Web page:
A Good Night’s Sleep

Sleep is a wonderful thing. It’s something that most of us take for granted. However, there are many people who can only dream of a good night’s sleep, provided they sleep long enough to dream.


Sleep is a very important part of our lives and an absolutely essential component for healthy living.  Just as we need food and water for our survival, so we need sleep. Keeping our immune systems strong, our thinking processes fine-tuned, and our emotions on an even keel, good quality sleep enables us to function to our maximum capacity throughout the course of our day.It’s no surprise that the quality of our sleep relates directly to the quality of our waking lives. Just as lack of sleep and interrupted sleep patterns take their physical toll, so our cognitive processes are impacted. It becomes difficult to focus on our daily tasks. We become easily distracted and the quality of our performance is diminished. In certain aspects of our work and play, we might even become a danger to ourselves and others. So in order to be healthy both physically and emotionally, and to function at our maximum capacity during the course of our day, it’s absolutely essential that we get a good night’s sleep.


Hypnosis is a wonderful tool for relaxation and sleep because it’s largely the responsibility of the subconscious mind to keep us healthy and functioning to our maximum capacity. And if our subconscious mind has its own reasons for staying awake, then we need to address these underlying issues with hypnotherapy.


There are, however, some very practical steps that we can take to ensure that we have the very best chance of sleeping well. The following suggestions are all endorsed by the National Sleep Foundation in the UK.


Serotonin is a neurotransmitter which is sometimes referred to as ‘the sleep hormone’. Its production is essential for good quality sleep, as it’s responsible for regulating our circadian rhythms. Circadian rhythms are often referred to as our ‘body clock’. In fact, it’s a cycle that tells us when to sleep, when to get up, and even when to eat. When this cycle is disrupted, sleeping and eating habits become confused, and our minds and bodies pay the price.  


Every 90 minutes or so we enter a slightly lighter stage of sleep. For most of us this means we may just toss and turn for a while before re-entering a deeper level of sleep. However, for those of us with a sleep disorder, this stage of lighter sleep can cause a state of complete wakefulness, followed by the inability to return to sleep. The production of serotonin is promoted by total darkness, so it’s essential that your room is in complete darkness while you sleep. One solution is blackout curtains. Another option, which is both easy and inexpensive, is to wear a contoured 3D sleep mask which I can say from personal experience is extremely effective. 


It’s also advisable to be consistent with your bedtime each night, even on the weekends. This helps to regulate your body clock and helps you fall asleep and stay asleep for the night. Avoid napping, especially in the afternoon. A power nap may help you get through the day, but if you find that you can’t fall asleep at bedtime, then it’s best to avoid even short naps.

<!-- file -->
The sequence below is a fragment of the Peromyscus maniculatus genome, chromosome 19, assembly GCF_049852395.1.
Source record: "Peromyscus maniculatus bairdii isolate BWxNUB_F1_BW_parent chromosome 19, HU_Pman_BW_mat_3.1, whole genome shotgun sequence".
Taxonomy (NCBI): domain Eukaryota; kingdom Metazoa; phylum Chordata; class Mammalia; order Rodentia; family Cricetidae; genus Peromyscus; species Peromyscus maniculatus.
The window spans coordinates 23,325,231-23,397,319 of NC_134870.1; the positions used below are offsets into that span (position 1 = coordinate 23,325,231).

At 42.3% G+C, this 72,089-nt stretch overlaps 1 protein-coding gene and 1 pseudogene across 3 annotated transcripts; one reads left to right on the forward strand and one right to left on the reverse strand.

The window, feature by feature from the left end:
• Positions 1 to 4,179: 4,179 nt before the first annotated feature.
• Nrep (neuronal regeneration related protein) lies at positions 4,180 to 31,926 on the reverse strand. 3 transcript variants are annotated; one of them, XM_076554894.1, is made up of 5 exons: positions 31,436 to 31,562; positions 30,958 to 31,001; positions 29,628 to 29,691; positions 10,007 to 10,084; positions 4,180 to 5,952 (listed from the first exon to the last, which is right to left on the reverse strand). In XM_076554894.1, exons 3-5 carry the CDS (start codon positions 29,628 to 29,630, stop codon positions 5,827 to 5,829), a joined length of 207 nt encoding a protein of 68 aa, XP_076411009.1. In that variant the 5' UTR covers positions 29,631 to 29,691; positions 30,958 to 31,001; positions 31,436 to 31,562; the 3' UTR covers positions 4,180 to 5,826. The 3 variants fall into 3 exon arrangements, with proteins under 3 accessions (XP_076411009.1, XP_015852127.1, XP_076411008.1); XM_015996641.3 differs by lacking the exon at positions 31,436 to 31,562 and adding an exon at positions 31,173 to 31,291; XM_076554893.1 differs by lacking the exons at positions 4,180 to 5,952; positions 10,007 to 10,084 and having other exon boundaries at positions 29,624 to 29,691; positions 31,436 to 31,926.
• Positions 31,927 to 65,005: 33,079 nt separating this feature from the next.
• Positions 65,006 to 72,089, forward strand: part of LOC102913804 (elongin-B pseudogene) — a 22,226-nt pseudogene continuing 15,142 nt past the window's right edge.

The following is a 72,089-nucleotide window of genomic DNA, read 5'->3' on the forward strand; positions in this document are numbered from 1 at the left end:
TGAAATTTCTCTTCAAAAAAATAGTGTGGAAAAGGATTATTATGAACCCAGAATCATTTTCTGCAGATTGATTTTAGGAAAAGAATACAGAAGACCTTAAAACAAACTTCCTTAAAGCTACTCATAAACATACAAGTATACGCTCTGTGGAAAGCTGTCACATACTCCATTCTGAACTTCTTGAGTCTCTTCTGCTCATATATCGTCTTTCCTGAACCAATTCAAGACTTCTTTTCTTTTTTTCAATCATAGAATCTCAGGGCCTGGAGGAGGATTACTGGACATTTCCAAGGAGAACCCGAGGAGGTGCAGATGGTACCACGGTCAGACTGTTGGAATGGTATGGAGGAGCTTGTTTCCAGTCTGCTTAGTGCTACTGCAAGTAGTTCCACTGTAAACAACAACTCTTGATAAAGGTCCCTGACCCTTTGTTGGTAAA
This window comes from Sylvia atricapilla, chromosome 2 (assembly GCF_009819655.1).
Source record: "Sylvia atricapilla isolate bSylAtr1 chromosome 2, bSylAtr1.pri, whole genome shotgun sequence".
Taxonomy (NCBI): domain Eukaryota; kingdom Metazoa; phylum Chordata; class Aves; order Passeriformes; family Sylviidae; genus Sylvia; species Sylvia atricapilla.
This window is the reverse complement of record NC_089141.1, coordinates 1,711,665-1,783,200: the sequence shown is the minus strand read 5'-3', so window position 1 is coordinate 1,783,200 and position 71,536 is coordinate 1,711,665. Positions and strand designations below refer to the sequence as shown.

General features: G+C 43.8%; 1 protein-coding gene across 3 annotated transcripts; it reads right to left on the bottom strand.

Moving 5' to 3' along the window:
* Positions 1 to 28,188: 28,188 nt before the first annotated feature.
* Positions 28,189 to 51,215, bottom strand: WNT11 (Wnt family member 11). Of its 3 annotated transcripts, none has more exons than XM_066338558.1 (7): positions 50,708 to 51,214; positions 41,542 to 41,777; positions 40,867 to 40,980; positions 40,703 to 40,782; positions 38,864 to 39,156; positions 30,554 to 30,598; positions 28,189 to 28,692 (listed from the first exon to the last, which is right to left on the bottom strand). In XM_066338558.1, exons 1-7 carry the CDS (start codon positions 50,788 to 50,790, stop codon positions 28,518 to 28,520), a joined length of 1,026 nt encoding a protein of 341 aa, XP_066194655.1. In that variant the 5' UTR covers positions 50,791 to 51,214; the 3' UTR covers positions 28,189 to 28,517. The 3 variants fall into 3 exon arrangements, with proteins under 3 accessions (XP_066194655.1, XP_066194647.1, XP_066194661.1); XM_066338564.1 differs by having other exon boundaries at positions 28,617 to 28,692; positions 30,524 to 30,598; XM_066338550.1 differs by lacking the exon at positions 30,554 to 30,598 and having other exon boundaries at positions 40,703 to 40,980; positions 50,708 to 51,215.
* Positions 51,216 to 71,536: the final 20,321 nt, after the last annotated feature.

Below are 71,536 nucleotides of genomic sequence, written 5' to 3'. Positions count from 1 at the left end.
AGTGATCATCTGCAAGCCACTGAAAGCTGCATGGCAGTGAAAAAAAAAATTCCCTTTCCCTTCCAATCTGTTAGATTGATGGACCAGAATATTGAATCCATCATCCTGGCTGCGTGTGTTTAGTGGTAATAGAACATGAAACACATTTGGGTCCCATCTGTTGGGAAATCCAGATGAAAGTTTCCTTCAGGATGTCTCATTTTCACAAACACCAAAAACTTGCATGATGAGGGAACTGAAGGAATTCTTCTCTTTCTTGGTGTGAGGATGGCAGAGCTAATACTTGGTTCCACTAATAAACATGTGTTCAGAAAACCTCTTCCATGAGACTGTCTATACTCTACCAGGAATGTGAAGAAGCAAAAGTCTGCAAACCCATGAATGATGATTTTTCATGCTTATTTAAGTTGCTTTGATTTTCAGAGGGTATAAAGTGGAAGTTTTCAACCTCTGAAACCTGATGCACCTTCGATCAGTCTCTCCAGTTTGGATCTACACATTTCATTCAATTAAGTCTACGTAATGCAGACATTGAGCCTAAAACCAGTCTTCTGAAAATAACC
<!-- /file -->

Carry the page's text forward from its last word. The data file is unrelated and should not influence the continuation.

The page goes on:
This next one might seem obvious, but bears repeating. Avoid any caffeinated drinks before bed. Something else worth considering is that large and/or spicy meals take more time to digest and should therefore not be eaten close to bedtime. It’s preferable to finish eating at least 3 hours before turning in for the night.


Also, avoid watching TV and using your laptop or other electronic devices before bed. Researchers have discovered that the human brain is confused by devices that emit bright light in the evening when the brain thinks it should be dark. This confusion then leads to disrupted sleep patterns.


Wind down. Your body needs time to shift into sleep mode, so spend the last hour or two before bed doing a calming activity such as reading or listening to relaxing music. By practising a relaxing bedtime ritual you establish a pre-sleep ‘cool down’ period which your body then becomes used to and recognises as a pattern. A relaxing routine or activity right before bedtime, conducted away from bright lights, helps separate your waking activities from your sleep time.


Now…once you’ve gone to bed…If you find that you’re unable to sleep after ten minutes have elapsed, simply get up and go into another room. Then find something relaxing to do until you feel tired. Tidy a room. Put out your clothes for the next day. Water some plants. Make plans for the next day. This way, you won’t associate sleep difficulties with your bed or your bedroom, and you won’t get frustrated by the time wasted struggling to get back to sleep. But please remember, for the reasons I mentioned above, not to give in to the temptation to use any electronic devices at this time. That will simply stimulate your brain and make it more difficult for you to return to sleep.


If you follow these simple steps, you’ll be much closer to enjoying a good night’s sleep. However, if you find that you still experience difficulty going to sleep or staying asleep, then perhaps you’d like to try hypnosis. To arrange a complimentary consultation via Skype or Facetime, just contact me at info@petleyhypnosis.com.


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